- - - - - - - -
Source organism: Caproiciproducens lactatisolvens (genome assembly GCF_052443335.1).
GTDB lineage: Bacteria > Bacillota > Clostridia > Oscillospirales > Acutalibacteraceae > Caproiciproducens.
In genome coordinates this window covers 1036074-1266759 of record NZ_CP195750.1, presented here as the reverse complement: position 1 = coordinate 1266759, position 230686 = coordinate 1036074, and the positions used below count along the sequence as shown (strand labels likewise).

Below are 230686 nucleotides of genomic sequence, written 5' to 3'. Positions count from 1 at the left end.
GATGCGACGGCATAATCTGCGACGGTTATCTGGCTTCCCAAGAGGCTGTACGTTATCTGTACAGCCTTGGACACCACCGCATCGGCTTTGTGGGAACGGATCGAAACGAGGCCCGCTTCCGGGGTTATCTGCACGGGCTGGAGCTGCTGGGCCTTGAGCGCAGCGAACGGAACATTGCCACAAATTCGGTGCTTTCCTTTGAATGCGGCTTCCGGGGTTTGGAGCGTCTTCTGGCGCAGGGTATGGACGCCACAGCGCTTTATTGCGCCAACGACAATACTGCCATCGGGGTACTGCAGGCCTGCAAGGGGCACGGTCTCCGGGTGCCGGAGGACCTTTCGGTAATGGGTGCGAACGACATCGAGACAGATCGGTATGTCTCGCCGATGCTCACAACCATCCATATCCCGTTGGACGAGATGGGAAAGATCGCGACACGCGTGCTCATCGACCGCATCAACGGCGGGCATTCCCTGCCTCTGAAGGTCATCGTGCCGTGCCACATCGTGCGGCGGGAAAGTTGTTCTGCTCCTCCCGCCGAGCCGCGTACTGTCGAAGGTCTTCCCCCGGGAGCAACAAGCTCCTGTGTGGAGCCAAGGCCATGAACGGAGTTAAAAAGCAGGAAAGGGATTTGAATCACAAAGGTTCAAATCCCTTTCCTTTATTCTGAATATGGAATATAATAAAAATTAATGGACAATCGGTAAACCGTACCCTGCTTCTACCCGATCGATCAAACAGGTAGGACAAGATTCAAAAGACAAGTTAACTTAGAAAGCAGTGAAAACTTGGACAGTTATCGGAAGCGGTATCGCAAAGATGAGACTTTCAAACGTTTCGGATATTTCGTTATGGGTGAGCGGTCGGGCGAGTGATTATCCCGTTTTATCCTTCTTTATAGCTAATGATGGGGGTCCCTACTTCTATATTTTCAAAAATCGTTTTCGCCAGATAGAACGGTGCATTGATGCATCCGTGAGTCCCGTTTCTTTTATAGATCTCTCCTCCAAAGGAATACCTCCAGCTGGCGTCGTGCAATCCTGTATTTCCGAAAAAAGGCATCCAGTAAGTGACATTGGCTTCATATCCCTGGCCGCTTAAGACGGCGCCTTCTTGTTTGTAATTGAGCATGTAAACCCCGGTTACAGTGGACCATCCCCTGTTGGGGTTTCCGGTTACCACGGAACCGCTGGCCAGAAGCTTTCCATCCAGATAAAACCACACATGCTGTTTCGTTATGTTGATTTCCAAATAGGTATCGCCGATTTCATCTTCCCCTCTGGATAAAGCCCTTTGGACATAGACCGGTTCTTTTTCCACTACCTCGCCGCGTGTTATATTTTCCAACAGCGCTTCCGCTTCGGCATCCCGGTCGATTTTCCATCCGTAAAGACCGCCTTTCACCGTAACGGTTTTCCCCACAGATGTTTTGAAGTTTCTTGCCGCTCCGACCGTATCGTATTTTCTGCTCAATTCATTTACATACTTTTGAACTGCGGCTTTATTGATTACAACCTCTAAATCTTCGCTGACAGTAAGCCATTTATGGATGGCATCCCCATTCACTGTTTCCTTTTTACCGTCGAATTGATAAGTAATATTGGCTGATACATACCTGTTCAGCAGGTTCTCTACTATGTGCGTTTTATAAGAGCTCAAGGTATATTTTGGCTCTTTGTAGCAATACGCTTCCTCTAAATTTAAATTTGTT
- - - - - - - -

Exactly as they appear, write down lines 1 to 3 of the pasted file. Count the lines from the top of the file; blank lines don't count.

Source organism: Caproiciproducens lactatisolvens (genome assembly GCF_052443335.1).
GTDB lineage: Bacteria > Bacillota > Clostridia > Oscillospirales > Acutalibacteraceae > Caproiciproducens.
In genome coordinates this window covers 1036074-1266759 of record NZ_CP195750.1, presented here as the reverse complement: position 1 = coordinate 1266759, position 230686 = coordinate 1036074, and the positions used below count along the sequence as shown (strand labels likewise).